Former ABA head Professor David Flint writes:

The Morgan Poll of journalists’ views of cross-media laws is useful but hardly newsworthy – those
surveyed have reacted just like anyone else confronted with those winds of creative
destruction that can follow the freeing up of any industry to market forces.

What is the justification for treating the media differently? It is not as if entry to the media is closed
– except of course FTA TV. On that, Rupert Murdoch makes a good point. But politics
is the art of the possible.

The proprietors – those who are left – are near impotent as to
the detail of editorial content. Even if they acted together, they have lost whatever
ability they had to quarantine the nation from news in other countries, or from
sources other than the ones they control. Technology and new work practices have
released journalists from anonymity, and devolved down to them, especially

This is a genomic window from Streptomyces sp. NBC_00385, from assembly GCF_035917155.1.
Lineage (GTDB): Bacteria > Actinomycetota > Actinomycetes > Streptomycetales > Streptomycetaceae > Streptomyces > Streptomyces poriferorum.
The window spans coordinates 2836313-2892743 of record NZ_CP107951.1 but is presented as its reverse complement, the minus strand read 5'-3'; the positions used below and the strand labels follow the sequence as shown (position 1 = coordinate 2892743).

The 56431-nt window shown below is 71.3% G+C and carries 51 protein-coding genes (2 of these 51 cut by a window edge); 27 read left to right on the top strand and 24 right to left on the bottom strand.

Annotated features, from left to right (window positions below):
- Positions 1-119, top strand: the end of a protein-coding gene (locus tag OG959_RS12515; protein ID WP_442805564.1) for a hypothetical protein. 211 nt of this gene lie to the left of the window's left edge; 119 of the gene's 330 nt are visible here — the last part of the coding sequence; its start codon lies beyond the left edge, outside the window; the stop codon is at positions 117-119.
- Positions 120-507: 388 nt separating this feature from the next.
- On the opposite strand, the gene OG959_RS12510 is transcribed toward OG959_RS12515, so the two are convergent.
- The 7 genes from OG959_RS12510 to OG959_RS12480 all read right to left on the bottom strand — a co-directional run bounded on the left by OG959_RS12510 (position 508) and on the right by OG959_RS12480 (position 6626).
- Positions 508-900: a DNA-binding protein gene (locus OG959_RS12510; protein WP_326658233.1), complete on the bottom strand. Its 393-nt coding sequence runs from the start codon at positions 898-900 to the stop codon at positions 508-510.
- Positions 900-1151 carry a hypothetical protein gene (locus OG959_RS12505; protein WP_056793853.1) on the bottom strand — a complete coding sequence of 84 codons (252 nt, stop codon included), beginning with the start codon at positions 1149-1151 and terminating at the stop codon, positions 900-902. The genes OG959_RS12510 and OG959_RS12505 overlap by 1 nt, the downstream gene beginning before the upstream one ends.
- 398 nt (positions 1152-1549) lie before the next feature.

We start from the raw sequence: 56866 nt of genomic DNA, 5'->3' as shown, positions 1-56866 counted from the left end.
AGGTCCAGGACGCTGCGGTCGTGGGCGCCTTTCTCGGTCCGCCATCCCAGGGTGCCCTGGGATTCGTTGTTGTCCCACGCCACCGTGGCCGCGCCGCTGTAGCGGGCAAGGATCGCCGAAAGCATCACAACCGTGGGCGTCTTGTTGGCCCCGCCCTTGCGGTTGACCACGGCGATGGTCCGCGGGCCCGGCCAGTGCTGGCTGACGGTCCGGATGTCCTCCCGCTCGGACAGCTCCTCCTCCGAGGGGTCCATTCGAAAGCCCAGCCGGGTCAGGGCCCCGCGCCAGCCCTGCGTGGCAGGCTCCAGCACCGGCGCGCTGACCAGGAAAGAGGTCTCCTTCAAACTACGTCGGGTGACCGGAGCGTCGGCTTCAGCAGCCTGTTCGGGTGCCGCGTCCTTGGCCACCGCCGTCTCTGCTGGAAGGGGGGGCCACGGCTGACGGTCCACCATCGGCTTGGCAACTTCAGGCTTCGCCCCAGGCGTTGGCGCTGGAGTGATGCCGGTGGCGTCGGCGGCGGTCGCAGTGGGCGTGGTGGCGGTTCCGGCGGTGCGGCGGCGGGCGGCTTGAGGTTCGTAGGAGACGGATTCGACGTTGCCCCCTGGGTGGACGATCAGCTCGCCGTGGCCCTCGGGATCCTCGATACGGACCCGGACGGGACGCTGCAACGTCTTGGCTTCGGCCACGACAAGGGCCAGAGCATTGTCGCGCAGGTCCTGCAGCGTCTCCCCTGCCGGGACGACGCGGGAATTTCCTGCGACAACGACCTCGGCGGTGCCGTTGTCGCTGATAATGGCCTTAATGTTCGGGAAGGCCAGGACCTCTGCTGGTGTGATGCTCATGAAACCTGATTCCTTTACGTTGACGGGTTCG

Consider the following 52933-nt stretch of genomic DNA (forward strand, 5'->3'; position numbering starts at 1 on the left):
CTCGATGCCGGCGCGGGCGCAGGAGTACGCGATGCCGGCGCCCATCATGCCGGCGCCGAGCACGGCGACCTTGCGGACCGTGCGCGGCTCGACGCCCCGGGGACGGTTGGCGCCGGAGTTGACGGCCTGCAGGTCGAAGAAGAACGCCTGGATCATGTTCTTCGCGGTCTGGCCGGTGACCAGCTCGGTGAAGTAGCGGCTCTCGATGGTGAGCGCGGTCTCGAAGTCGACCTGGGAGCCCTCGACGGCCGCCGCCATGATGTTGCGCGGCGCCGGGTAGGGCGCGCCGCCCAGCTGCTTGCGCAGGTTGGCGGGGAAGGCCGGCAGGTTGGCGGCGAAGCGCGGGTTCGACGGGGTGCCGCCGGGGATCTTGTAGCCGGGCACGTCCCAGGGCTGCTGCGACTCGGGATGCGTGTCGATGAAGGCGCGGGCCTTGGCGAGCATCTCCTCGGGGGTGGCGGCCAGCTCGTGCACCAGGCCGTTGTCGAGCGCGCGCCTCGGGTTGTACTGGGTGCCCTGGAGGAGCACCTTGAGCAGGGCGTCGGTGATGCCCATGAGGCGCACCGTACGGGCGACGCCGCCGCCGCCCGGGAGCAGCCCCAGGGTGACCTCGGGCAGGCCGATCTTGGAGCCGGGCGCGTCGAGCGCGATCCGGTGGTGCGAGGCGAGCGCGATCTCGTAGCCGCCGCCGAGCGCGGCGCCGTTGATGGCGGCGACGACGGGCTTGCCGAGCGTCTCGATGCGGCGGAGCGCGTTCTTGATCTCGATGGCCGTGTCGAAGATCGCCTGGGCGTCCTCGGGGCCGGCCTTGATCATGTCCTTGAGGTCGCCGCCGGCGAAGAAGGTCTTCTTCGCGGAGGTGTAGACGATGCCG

those on TV or radio, much of the control over content. As Lord Hutton found when he looked at the
BBC, self editing has probably gone too far.

The poll itself is restricted to those who could reasonably
be expected to be most opposed to change, that is those who are unionised, which is but
one section of the nation’s working journalists. And even in the question on political control, 71% say they have NEVER
been instructed to comply with the proprietors’ politics, and 12% are not sure.
As to the claims of those who say they were so directed, remember they haven’t
been tested.

And anyway, the proposed changes are hardly an open slather.
They could never be that – as with every other industry the competition laws
apply. Those about mergers were tightened after the cross media laws were
introduced. And even then, the proposals are a halfway house, mitigated by the
voices test and the quarantining of FTA TV.

The media industry generally expects the farmers and car workers to
expose themselves to the forces of globalisation – why should those who work in journalism be treated differently?

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Peter Fray
Peter Fray
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